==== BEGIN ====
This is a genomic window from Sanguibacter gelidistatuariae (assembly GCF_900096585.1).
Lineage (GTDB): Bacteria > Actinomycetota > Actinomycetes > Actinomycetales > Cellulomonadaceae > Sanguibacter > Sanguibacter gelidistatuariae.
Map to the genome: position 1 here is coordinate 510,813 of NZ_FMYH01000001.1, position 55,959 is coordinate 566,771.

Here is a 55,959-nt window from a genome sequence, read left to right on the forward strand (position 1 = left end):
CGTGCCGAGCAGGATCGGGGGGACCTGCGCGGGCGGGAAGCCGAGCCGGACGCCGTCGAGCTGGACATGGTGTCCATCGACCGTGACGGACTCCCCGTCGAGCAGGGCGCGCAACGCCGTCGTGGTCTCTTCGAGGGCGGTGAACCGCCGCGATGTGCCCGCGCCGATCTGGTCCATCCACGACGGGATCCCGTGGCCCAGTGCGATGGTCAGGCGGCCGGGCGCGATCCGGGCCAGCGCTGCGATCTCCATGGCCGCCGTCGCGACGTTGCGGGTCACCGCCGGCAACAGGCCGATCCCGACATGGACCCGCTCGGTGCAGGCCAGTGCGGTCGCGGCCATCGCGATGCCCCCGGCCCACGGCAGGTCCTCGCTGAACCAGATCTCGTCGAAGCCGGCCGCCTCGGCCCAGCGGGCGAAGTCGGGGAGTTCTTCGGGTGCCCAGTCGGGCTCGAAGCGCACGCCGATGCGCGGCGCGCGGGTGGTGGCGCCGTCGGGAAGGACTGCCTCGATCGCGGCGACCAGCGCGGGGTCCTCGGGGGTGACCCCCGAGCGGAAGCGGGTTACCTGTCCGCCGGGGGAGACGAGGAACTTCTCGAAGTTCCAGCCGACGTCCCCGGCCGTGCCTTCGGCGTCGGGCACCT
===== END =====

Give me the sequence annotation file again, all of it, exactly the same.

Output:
This is a genomic window from Sanguibacter gelidistatuariae (assembly GCF_900096585.1).
Lineage (GTDB): Bacteria > Actinomycetota > Actinomycetes > Actinomycetales > Cellulomonadaceae > Sanguibacter > Sanguibacter gelidistatuariae.
Map to the genome: position 1 here is coordinate 510,813 of NZ_FMYH01000001.1, position 55,959 is coordinate 566,771.

Here is a 55,959-nt window from a genome sequence, read left to right on the forward strand (position 1 = left end):
CGTGCCGAGCAGGATCGGGGGGACCTGCGCGGGCGGGAAGCCGAGCCGGACGCCGTCGAGCTGGACATGGTGTCCATCGACCGTGACGGACTCCCCGTCGAGCAGGGCGCGCAACGCCGTCGTGGTCTCTTCGAGGGCGGTGAACCGCCGCGATGTGCCCGCGCCGATCTGGTCCATCCACGACGGGATCCCGTGGCCCAGTGCGATGGTCAGGCGGCCGGGCGCGATCCGGGCCAGCGCTGCGATCTCCATGGCCGCCGTCGCGACGTTGCGGGTCACCGCCGGCAACAGGCCGATCCCGACATGGACCCGCTCGGTGCAGGCCAGTGCGGTCGCGGCCATCGCGATGCCCCCGGCCCACGGCAGGTCCTCGCTGAACCAGATCTCGTCGAAGCCGGCCGCCTCGGCCCAGCGGGCGAAGTCGGGGAGTTCTTCGGGTGCCCAGTCGGGCTCGAAGCGCACGCCGATGCGCGGCGCGCGGGTGGTGGCGCCGTCGGGAAGGACTGCCTCGATCGCGGCGACCAGCGCGGGGTCCTCGGGGGTGACCCCCGAGCGGAAGCGGGTTACCTGTCCGCCGGGGGAGACGAGGAACTTCTCGAAGTTCCAGCCGACGTCCCCGGCCGTGCCTTCGGCGTCGGGCACCT